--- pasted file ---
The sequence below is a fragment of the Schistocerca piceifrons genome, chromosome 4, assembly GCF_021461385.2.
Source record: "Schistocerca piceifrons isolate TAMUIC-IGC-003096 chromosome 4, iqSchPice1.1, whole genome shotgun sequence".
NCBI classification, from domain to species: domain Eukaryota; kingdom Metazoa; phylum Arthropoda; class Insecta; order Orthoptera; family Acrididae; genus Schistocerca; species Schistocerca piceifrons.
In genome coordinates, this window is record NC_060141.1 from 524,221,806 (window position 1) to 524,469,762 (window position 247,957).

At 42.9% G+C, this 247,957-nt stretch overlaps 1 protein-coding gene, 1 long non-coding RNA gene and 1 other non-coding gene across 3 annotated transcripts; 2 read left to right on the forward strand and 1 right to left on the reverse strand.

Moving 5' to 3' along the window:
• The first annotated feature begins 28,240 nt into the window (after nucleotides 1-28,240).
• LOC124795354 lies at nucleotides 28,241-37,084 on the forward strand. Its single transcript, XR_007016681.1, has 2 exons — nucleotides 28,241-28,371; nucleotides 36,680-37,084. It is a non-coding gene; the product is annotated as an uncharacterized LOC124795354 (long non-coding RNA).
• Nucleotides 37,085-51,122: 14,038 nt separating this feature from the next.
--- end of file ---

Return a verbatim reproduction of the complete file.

The sequence below is a fragment of the Schistocerca piceifrons genome, chromosome 4, assembly GCF_021461385.2.
Source record: "Schistocerca piceifrons isolate TAMUIC-IGC-003096 chromosome 4, iqSchPice1.1, whole genome shotgun sequence".
NCBI classification, from domain to species: domain Eukaryota; kingdom Metazoa; phylum Arthropoda; class Insecta; order Orthoptera; family Acrididae; genus Schistocerca; species Schistocerca piceifrons.
In genome coordinates, this window is record NC_060141.1 from 524,221,806 (window position 1) to 524,469,762 (window position 247,957).

At 42.9% G+C, this 247,957-nt stretch overlaps 1 protein-coding gene, 1 long non-coding RNA gene and 1 other non-coding gene across 3 annotated transcripts; 2 read left to right on the forward strand and 1 right to left on the reverse strand.

Moving 5' to 3' along the window:
• The first annotated feature begins 28,240 nt into the window (after nucleotides 1-28,240).
• LOC124795354 lies at nucleotides 28,241-37,084 on the forward strand. Its single transcript, XR_007016681.1, has 2 exons — nucleotides 28,241-28,371; nucleotides 36,680-37,084. It is a non-coding gene; the product is annotated as an uncharacterized LOC124795354 (long non-coding RNA).
• Nucleotides 37,085-51,122: 14,038 nt separating this feature from the next.